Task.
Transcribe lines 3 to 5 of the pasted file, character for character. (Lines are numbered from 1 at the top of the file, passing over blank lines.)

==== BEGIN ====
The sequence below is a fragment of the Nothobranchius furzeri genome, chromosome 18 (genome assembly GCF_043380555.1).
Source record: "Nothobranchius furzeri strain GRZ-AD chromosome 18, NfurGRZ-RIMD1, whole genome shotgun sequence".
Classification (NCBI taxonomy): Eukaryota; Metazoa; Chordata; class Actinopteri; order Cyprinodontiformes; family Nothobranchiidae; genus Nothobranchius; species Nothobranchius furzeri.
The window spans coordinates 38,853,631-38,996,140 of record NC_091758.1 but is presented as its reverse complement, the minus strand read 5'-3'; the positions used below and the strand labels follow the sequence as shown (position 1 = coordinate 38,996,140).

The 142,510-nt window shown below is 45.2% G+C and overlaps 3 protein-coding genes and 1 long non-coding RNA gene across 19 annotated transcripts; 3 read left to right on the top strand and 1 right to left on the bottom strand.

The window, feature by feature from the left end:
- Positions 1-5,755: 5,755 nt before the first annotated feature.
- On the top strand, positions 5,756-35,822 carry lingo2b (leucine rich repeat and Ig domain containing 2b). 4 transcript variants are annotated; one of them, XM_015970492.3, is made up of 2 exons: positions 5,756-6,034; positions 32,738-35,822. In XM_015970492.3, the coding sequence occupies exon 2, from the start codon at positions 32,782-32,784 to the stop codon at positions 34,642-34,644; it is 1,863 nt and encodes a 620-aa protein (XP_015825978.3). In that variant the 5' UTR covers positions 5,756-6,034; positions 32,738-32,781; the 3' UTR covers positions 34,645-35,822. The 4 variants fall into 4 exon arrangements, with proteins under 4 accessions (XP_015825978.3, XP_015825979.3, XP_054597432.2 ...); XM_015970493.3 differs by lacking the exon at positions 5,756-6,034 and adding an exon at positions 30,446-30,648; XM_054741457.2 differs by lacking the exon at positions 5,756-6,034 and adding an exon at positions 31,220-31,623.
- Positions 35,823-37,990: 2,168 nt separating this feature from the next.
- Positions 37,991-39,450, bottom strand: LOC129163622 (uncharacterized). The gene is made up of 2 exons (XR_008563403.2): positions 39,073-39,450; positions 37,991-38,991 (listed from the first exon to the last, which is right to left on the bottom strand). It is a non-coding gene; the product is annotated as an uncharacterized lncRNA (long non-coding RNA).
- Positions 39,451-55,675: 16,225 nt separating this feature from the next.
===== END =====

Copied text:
Classification (NCBI taxonomy): Eukaryota; Metazoa; Chordata; class Actinopteri; order Cyprinodontiformes; family Nothobranchiidae; genus Nothobranchius; species Nothobranchius furzeri.
The window spans coordinates 38,853,631-38,996,140 of record NC_091758.1 but is presented as its reverse complement, the minus strand read 5'-3'; the positions used below and the strand labels follow the sequence as shown (position 1 = coordinate 38,996,140).

The 142,510-nt window shown below is 45.2% G+C and overlaps 3 protein-coding genes and 1 long non-coding RNA gene across 19 annotated transcripts; 3 read left to right on the top strand and 1 right to left on the bottom strand.